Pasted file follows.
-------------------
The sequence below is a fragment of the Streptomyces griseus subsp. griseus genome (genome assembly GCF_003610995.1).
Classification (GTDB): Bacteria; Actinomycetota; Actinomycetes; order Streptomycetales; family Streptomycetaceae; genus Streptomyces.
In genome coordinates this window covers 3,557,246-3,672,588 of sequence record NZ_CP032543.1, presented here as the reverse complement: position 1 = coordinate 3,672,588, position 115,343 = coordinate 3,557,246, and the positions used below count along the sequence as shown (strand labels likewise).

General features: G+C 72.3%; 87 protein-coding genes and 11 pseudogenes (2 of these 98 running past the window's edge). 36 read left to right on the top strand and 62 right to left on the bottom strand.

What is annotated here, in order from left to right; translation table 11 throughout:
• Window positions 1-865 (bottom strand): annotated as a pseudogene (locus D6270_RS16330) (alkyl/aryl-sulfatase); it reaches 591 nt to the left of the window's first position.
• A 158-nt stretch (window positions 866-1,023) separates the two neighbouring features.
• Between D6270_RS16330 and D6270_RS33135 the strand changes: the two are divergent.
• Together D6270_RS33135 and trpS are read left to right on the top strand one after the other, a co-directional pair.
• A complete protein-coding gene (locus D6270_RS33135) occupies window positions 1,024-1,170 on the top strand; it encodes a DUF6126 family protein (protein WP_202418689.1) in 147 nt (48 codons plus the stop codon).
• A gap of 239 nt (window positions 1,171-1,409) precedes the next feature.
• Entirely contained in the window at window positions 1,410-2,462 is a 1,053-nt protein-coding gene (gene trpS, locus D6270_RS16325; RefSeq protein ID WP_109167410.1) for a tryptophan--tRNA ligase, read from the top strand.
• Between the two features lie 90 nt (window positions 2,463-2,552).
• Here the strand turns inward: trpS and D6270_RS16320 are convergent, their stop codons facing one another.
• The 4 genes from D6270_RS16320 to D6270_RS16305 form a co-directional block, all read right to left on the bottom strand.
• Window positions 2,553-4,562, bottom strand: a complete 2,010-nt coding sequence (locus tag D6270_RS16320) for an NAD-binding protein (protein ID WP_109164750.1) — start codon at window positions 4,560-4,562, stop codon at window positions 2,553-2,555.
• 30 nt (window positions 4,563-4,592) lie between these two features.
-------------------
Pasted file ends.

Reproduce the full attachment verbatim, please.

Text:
The sequence below is a fragment of the Streptomyces griseus subsp. griseus genome (genome assembly GCF_003610995.1).
Classification (GTDB): Bacteria; Actinomycetota; Actinomycetes; order Streptomycetales; family Streptomycetaceae; genus Streptomyces.
In genome coordinates this window covers 3,557,246-3,672,588 of sequence record NZ_CP032543.1, presented here as the reverse complement: position 1 = coordinate 3,672,588, position 115,343 = coordinate 3,557,246, and the positions used below count along the sequence as shown (strand labels likewise).

General features: G+C 72.3%; 87 protein-coding genes and 11 pseudogenes (2 of these 98 running past the window's edge). 36 read left to right on the top strand and 62 right to left on the bottom strand.

What is annotated here, in order from left to right; translation table 11 throughout:
• Window positions 1-865 (bottom strand): annotated as a pseudogene (locus D6270_RS16330) (alkyl/aryl-sulfatase); it reaches 591 nt to the left of the window's first position.
• A 158-nt stretch (window positions 866-1,023) separates the two neighbouring features.
• Between D6270_RS16330 and D6270_RS33135 the strand changes: the two are divergent.
• Together D6270_RS33135 and trpS are read left to right on the top strand one after the other, a co-directional pair.
• A complete protein-coding gene (locus D6270_RS33135) occupies window positions 1,024-1,170 on the top strand; it encodes a DUF6126 family protein (protein WP_202418689.1) in 147 nt (48 codons plus the stop codon).
• A gap of 239 nt (window positions 1,171-1,409) precedes the next feature.
• Entirely contained in the window at window positions 1,410-2,462 is a 1,053-nt protein-coding gene (gene trpS, locus D6270_RS16325; RefSeq protein ID WP_109167410.1) for a tryptophan--tRNA ligase, read from the top strand.
• Between the two features lie 90 nt (window positions 2,463-2,552).
• Here the strand turns inward: trpS and D6270_RS16320 are convergent, their stop codons facing one another.
• The 4 genes from D6270_RS16320 to D6270_RS16305 form a co-directional block, all read right to left on the bottom strand.
• Window positions 2,553-4,562, bottom strand: a complete 2,010-nt coding sequence (locus tag D6270_RS16320) for an NAD-binding protein (protein ID WP_109164750.1) — start codon at window positions 4,560-4,562, stop codon at window positions 2,553-2,555.
• 30 nt (window positions 4,563-4,592) lie between these two features.